Ground breaking: Kellye Jeansonne’s Wild Child Farms is inspiring people to get their hands dirty

Kellye Jeansonne steps out of the chicken coop that stands at the center of her backyard garden. Inside, a variety of chicken breeds produce a rainbow of eggs ready for collection each morning. In pursuit of even more color, Jeansonne breeds brown egg-producing breeds with blue egg-producing breeds to yield olive-hued eggs. Photo by Joey Bordelon.

Two days before the photo shoot for this feature, Kellye Jeansonne walked into her backyard to discover a sight that would shake any gardener to their core: Her chickens were out and they were hungry. Devouring all of her fall crops—which she had spent the previous weeks manicuring to perfection in preparation for their magazine debut—the chickens were content but Jeansonne was devastated.

“I sat on these bricks and cried,” she says, pointing down at a pathway that leads to the door of a chicken coop that would spark envy in even Joanna Gaines. “I share everything with my Wild Child Garden Club, so I took a picture and posted it. That’s when they all started reaching out.”

The next day, some of the very fruits, veggies and flowers that Jeansonne helped to plant weeks before found their way back to her as members of her garden club did their part to get Jeansonne’s beds photo-ready.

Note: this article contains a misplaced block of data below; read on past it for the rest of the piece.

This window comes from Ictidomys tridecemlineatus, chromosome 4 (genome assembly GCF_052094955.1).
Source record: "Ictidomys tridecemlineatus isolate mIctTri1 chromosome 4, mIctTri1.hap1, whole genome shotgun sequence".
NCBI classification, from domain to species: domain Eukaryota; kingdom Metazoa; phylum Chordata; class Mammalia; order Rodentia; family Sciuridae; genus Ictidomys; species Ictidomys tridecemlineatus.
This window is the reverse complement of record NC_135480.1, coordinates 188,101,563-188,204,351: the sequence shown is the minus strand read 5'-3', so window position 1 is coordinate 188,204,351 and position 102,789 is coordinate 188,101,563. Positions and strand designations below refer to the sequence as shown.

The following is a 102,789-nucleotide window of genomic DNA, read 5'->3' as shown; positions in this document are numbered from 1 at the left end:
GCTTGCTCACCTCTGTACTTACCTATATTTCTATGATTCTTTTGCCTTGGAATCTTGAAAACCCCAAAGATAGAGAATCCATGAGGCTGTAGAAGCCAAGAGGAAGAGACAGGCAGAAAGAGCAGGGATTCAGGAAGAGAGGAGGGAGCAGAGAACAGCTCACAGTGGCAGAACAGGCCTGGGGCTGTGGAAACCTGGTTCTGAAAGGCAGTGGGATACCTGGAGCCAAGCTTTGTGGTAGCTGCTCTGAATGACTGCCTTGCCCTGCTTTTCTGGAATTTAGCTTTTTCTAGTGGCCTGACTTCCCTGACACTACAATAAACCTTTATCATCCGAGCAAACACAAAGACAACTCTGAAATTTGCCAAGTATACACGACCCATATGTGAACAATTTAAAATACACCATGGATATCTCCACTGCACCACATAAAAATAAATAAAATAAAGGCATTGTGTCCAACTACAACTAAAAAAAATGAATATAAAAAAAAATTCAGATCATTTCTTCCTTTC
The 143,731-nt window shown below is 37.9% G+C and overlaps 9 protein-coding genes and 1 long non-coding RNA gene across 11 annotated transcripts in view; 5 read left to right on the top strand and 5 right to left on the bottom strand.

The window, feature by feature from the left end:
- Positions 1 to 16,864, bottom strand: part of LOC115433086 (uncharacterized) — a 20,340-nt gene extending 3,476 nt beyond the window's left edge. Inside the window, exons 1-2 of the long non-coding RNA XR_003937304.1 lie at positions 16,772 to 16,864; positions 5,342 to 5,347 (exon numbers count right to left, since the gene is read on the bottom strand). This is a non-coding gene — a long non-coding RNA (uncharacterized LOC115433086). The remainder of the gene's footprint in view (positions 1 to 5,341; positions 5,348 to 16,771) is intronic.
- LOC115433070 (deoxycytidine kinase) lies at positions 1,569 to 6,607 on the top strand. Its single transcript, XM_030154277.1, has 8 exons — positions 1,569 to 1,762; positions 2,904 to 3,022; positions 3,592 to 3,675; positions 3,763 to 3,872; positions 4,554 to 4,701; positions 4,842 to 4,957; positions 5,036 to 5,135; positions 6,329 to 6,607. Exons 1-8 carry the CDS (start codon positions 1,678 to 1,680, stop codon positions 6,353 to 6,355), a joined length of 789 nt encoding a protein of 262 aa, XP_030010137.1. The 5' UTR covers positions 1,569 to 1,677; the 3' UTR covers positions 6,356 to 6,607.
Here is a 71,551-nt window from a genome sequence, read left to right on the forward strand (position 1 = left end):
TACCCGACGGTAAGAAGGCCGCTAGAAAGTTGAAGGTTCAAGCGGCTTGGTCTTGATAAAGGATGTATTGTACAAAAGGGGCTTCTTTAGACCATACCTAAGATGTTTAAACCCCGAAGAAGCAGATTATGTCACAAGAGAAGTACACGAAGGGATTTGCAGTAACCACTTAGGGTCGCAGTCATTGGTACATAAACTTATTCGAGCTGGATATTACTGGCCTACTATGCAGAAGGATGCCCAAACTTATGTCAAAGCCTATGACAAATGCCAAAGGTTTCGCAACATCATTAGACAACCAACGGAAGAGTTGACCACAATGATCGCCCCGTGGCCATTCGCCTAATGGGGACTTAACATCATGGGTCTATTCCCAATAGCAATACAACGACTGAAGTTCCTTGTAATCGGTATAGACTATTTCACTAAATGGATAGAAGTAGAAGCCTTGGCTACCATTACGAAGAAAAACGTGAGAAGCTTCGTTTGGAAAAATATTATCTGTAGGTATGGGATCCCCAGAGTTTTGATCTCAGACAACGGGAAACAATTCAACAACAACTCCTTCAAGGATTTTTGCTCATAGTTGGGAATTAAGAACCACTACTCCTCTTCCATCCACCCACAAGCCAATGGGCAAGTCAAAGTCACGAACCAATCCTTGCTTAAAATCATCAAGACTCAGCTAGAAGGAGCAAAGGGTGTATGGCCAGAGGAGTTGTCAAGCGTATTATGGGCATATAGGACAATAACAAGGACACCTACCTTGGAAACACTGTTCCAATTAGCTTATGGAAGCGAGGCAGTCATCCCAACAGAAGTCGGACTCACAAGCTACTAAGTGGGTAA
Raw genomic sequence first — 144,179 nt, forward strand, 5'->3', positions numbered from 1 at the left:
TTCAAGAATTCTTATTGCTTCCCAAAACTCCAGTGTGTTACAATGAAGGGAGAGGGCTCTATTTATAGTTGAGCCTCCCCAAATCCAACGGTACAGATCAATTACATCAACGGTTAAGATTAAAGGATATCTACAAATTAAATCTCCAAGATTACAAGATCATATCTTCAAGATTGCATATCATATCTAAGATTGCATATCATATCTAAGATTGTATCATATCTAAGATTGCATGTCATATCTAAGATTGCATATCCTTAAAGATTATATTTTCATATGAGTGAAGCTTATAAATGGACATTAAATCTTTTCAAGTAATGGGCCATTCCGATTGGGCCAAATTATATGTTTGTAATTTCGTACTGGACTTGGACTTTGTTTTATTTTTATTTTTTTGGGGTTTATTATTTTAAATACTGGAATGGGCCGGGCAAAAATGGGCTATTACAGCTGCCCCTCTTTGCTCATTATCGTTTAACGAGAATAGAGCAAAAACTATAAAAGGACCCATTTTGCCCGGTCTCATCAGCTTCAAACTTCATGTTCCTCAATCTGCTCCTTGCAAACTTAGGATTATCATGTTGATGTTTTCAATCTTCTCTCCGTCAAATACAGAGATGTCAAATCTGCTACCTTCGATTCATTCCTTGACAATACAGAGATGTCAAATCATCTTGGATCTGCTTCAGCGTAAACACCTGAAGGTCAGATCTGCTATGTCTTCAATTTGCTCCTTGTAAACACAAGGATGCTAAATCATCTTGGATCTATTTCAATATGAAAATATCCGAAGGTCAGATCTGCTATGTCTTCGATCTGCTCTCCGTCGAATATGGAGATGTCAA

Under Jeansonne’s rose vine arch is a large cypress table made by her husband Steve as an early Christmas gift this year. She plans to host her family’s Thanksgiving outdoors in this new dining space.

“It was amazing,” she says. “And it made me emotional because that’s what gardening—what I’m trying to create here—is all about.”

Long before Jeansonne’s garden club or the rest of her Wild Child Farms business—which specializes in making gardening and chicken keeping approachable and enjoyable for everyone—came to be, she was just a self-proclaimed “city slicker” trying desperately to learn the ins and outs of crops, chickens and more following a move to a generous plot of land. Picking up helpful advice from neighbors and taking each failure as a learning experience, Jeansonne steadily perfected her beds and flocks with her two daughters, Kamryn and Karsyn, by her side. However, as they grew, so did the demands of life outside of the garden.

“I got caught up in the mindless business of everyday life,” she recalls. “I let my garden go. And as it filled with weeds, my health went downhill.”

Reevaluating her lifestyle, Jeansonne found herself back outdoors, hands in the soil and smile on her face. Slowly but surely she was sleeping better, eating better and feeling better overall, all without the help of prescription medicines or weekly doctor visits. “It’s science,” she explains. “Being outside, touching the soil—it keeps us grounded, healthy and sane.”

Jeansonne’s flock is made up of French Copper Marans, Ameraucanas, Welsummers and Cream Legbars, each named after a different country music icon.

Eager to spread the word of her miracle cure, Jeansonne took to Instagram. “I started posting about my garden on my personal social media, and people would reach out and ask for tips and tricks,” she recalls. “That’s when I saw that this could be something more. I could give people the tools to have a fulfilling experience because, while doing it like I did—learning and failing for years—is doable, it’s much more fun to do it right the first time.”